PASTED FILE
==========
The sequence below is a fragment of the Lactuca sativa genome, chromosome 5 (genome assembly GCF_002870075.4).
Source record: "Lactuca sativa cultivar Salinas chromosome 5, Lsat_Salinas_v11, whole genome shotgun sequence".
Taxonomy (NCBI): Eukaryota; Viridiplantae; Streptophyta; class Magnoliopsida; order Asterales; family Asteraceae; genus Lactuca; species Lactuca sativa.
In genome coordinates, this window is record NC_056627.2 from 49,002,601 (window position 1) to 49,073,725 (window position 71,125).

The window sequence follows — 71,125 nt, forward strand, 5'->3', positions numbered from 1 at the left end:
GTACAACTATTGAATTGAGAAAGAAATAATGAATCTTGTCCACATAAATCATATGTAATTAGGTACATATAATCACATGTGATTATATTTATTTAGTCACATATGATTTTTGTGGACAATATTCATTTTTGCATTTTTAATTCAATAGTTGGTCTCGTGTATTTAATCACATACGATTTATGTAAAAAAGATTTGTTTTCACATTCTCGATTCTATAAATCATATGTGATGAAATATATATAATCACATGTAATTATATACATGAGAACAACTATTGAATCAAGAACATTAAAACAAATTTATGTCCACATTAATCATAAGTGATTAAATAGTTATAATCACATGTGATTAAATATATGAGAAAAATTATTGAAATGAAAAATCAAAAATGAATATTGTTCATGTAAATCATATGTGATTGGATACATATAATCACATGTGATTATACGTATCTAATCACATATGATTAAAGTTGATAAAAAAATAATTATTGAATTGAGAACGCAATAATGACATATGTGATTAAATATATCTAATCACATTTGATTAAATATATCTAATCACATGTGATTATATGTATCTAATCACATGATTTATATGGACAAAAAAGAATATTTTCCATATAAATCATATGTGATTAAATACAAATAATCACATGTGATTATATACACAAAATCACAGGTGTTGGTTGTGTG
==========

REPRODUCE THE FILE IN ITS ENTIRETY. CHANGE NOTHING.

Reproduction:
The sequence below is a fragment of the Lactuca sativa genome, chromosome 5 (genome assembly GCF_002870075.4).
Source record: "Lactuca sativa cultivar Salinas chromosome 5, Lsat_Salinas_v11, whole genome shotgun sequence".
Taxonomy (NCBI): Eukaryota; Viridiplantae; Streptophyta; class Magnoliopsida; order Asterales; family Asteraceae; genus Lactuca; species Lactuca sativa.
In genome coordinates, this window is record NC_056627.2 from 49,002,601 (window position 1) to 49,073,725 (window position 71,125).

The window sequence follows — 71,125 nt, forward strand, 5'->3', positions numbered from 1 at the left end:
GTACAACTATTGAATTGAGAAAGAAATAATGAATCTTGTCCACATAAATCATATGTAATTAGGTACATATAATCACATGTGATTATATTTATTTAGTCACATATGATTTTTGTGGACAATATTCATTTTTGCATTTTTAATTCAATAGTTGGTCTCGTGTATTTAATCACATACGATTTATGTAAAAAAGATTTGTTTTCACATTCTCGATTCTATAAATCATATGTGATGAAATATATATAATCACATGTAATTATATACATGAGAACAACTATTGAATCAAGAACATTAAAACAAATTTATGTCCACATTAATCATAAGTGATTAAATAGTTATAATCACATGTGATTAAATATATGAGAAAAATTATTGAAATGAAAAATCAAAAATGAATATTGTTCATGTAAATCATATGTGATTGGATACATATAATCACATGTGATTATACGTATCTAATCACATATGATTAAAGTTGATAAAAAAATAATTATTGAATTGAGAACGCAATAATGACATATGTGATTAAATATATCTAATCACATTTGATTAAATATATCTAATCACATGTGATTATATGTATCTAATCACATGATTTATATGGACAAAAAAGAATATTTTCCATATAAATCATATGTGATTAAATACAAATAATCACATGTGATTATATACACAAAATCACAGGTGTTGGTTGTGTG